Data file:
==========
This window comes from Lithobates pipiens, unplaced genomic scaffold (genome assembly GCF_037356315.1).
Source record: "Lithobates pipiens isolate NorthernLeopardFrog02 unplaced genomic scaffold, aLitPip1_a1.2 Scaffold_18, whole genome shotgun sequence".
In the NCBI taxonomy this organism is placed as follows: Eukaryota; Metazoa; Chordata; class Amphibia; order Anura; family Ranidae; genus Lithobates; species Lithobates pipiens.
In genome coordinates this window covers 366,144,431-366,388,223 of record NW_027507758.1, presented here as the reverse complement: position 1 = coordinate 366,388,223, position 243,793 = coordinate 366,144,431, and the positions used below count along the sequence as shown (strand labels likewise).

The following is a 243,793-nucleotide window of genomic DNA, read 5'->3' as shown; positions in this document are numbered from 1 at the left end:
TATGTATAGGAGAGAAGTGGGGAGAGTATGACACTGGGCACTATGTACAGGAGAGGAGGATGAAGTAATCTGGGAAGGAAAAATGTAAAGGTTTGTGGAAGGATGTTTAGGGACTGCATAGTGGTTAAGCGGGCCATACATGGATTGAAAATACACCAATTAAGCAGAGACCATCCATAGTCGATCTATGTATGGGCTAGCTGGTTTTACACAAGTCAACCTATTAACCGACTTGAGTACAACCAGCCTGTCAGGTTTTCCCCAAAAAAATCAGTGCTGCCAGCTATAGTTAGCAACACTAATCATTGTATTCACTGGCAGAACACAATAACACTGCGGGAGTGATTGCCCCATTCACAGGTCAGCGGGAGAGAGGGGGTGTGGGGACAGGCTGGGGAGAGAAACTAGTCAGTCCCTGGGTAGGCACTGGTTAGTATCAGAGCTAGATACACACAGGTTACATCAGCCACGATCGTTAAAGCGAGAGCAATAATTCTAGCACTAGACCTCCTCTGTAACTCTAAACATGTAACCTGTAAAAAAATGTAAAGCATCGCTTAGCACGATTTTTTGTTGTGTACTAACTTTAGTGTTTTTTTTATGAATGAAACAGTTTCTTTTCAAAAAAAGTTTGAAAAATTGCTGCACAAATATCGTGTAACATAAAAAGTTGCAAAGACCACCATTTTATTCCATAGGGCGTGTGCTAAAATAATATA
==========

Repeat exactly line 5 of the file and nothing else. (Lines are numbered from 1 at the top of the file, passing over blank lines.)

The following is a 243,793-nucleotide window of genomic DNA, read 5'->3' as shown; positions in this document are numbered from 1 at the left end: